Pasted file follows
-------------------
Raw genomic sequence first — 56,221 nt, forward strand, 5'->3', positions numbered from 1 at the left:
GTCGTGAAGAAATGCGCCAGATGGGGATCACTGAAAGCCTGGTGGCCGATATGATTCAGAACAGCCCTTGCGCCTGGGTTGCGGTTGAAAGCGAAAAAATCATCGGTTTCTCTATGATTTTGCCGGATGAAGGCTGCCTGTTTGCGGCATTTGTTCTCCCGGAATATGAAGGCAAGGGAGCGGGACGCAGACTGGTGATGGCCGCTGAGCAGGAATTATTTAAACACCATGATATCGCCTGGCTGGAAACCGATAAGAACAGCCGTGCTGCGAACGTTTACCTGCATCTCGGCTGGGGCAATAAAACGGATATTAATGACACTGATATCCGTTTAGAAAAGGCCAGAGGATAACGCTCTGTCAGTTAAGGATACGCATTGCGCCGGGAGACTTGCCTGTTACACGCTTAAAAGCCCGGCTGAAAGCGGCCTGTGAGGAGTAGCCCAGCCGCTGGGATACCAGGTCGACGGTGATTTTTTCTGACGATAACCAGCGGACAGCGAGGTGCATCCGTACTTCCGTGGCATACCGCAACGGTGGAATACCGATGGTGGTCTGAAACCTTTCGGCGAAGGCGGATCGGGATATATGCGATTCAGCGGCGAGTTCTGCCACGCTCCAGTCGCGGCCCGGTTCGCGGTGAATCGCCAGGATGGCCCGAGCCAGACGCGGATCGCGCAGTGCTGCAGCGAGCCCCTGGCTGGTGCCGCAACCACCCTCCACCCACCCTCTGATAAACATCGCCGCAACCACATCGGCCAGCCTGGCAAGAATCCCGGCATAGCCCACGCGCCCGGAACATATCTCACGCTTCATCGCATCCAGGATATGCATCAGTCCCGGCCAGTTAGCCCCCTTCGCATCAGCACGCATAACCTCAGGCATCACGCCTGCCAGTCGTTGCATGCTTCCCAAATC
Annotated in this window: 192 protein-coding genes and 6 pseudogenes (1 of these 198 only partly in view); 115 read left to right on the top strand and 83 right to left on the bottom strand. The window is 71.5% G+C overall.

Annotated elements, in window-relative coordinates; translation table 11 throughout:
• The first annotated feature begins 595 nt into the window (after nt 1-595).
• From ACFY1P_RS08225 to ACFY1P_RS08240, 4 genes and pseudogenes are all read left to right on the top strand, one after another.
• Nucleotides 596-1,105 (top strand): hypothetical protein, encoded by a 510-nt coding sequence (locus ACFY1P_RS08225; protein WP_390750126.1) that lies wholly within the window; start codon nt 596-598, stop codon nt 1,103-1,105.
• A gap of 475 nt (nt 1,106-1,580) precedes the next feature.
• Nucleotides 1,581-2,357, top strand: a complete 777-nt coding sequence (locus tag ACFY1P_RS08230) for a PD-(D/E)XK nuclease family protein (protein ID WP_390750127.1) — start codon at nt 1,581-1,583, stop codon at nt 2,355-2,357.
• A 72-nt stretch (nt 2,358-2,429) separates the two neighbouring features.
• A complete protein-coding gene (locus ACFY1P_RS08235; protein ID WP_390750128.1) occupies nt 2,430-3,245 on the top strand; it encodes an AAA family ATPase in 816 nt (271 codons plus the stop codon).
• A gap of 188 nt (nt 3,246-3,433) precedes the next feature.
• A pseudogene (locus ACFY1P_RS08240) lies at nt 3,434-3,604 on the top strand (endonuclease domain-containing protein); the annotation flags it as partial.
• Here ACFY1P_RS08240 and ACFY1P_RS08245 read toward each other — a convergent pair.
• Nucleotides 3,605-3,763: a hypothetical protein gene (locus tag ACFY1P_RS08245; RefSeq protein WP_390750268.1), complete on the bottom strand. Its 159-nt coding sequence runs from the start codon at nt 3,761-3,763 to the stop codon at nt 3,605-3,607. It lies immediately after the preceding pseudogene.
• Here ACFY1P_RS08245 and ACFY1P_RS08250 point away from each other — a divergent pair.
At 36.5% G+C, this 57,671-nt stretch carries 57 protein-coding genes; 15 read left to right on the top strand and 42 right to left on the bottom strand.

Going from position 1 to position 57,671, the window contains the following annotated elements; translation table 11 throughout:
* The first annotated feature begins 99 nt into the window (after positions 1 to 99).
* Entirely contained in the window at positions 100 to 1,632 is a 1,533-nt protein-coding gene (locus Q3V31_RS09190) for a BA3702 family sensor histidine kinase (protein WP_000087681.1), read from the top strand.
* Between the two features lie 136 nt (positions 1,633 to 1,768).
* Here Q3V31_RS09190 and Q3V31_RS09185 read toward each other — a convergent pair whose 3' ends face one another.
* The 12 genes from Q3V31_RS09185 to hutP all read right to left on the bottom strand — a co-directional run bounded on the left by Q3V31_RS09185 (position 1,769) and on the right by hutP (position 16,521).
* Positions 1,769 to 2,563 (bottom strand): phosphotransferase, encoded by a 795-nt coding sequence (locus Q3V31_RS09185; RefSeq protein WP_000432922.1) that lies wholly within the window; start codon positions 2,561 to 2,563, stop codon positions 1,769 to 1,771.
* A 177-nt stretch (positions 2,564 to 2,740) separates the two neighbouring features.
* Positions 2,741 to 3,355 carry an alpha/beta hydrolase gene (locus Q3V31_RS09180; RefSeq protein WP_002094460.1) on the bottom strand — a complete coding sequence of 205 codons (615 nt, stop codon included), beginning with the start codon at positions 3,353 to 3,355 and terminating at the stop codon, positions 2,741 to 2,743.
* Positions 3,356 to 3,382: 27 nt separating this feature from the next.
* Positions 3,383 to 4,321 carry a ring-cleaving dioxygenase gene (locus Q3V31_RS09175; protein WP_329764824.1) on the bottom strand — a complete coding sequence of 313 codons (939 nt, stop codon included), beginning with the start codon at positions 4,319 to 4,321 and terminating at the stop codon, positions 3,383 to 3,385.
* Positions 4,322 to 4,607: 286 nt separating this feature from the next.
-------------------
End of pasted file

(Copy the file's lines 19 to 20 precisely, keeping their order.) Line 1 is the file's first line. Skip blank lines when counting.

* The first annotated feature begins 99 nt into the window (after positions 1 to 99).
* Entirely contained in the window at positions 100 to 1,632 is a 1,533-nt protein-coding gene (locus Q3V31_RS09190) for a BA3702 family sensor histidine kinase (protein WP_000087681.1), read from the top strand.